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Tuesday, February 03, 2009

The cheap laptop has been developed as part of a broader national plan to update the technology used by Indian colleges and schools.

Details of the laptop are scant, but it is reported to use wireless to connect and have 2GB of memory onboard.

It will stand as a rival to the other cheap laptops made by the One Laptop project and Intel.

Cheap tech

The cheap laptop will be the centrepiece of India's National Mission on Education through Information and Communication Technologies, due to be unveiled on 3 February at Triupati, Andhra Pradesh.

Included in the mission is spending on e-books and e-journals for students, development of translation tools, upgrades to educational networks and more PCs for high schools.

Much of the e-learning work will be co-ordinated via the Shaksat web portal, on which students can register and then use to monitor their progress.

Early reports of the cheap laptop suggested that it would cost only 500 rupees (£7). However, this could be a mistranslation, because transcripts of the speech, in which it was unveiled, mentioned it costing $10 (£7) but this was later corrected to $100 (£70).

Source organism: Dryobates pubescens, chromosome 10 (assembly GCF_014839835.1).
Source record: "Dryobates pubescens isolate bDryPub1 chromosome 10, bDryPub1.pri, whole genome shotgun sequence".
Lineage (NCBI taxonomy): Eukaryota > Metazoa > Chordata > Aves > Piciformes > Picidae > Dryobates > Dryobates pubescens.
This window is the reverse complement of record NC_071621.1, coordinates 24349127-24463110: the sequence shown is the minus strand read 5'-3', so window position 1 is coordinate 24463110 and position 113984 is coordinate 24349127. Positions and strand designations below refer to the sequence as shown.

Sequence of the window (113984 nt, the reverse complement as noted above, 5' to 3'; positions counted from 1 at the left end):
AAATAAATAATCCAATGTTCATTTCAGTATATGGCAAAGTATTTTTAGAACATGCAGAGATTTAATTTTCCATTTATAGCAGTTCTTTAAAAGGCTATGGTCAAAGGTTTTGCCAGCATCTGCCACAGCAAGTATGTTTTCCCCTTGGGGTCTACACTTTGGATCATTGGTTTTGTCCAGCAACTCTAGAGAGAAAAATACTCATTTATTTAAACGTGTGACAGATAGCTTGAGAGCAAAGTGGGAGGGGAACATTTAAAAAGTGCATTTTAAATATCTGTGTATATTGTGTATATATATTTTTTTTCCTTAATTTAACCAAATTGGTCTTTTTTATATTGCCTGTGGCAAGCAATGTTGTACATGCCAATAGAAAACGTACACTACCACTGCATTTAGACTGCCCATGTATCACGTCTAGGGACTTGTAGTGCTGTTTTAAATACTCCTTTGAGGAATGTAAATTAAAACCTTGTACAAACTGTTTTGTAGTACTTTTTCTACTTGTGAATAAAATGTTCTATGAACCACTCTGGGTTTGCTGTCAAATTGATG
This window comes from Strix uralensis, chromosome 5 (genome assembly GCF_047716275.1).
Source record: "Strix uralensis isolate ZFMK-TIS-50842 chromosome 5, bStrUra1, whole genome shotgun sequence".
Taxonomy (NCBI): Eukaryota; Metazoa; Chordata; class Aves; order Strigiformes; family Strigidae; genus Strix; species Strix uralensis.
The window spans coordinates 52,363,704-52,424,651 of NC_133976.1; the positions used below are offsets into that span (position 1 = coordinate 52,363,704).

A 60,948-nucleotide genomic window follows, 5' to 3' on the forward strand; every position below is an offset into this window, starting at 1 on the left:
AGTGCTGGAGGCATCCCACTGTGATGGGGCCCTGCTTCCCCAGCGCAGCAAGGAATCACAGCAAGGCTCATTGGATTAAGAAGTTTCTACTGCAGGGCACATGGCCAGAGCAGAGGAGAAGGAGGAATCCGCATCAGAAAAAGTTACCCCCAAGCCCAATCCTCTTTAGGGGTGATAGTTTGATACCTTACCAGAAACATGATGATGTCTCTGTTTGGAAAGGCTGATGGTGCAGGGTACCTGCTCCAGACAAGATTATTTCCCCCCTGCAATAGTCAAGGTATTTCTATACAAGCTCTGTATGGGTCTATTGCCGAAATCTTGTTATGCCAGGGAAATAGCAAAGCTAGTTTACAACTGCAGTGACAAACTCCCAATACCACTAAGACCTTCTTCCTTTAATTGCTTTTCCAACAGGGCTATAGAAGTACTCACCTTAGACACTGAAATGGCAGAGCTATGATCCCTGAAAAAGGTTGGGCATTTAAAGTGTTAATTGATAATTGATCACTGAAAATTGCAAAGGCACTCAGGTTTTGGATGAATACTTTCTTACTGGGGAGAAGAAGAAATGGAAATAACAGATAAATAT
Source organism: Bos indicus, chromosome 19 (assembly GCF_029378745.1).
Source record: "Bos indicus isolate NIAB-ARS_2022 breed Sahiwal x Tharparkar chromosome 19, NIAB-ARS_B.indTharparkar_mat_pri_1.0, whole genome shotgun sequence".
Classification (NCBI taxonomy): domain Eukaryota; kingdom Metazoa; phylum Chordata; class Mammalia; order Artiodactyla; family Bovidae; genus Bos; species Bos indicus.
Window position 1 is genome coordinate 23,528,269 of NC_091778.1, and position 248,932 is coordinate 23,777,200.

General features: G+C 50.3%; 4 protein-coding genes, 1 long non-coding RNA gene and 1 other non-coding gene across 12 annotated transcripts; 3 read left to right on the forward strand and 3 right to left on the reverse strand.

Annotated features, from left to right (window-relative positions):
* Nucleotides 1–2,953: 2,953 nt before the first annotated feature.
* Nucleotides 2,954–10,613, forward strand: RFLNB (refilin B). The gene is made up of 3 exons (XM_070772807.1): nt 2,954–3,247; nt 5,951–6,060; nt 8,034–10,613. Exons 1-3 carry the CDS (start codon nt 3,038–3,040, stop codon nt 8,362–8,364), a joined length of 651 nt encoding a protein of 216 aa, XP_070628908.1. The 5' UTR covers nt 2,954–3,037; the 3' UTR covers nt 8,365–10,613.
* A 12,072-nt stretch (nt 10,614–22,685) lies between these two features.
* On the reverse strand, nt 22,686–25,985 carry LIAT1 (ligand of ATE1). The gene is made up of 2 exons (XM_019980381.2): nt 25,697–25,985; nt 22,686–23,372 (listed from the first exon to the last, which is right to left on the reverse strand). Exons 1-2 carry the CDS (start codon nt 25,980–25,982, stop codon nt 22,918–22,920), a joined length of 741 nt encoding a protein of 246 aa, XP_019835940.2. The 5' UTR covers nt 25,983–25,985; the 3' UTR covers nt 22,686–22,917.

Work on the device has been carried out at the Indian Institute of Science, Bangalore and the Indian Institute of Technology in Madras.

Even if the finished device costs $100, it will significantly undercut other low cost laptops aimed at the developing world, such as the One Laptop Per Child's XO machine and the Intel Classmate.

Originally, the XO was intended to cost $100 but the finished version ended up costing about $188 (£131).

The development of the cheap laptop is the latest in a series of initiatives to create low cost computing devices for Indians. In late 1999, the Simputer hand-held computer debuted and has been used in a variety of projects, including digitising land records.


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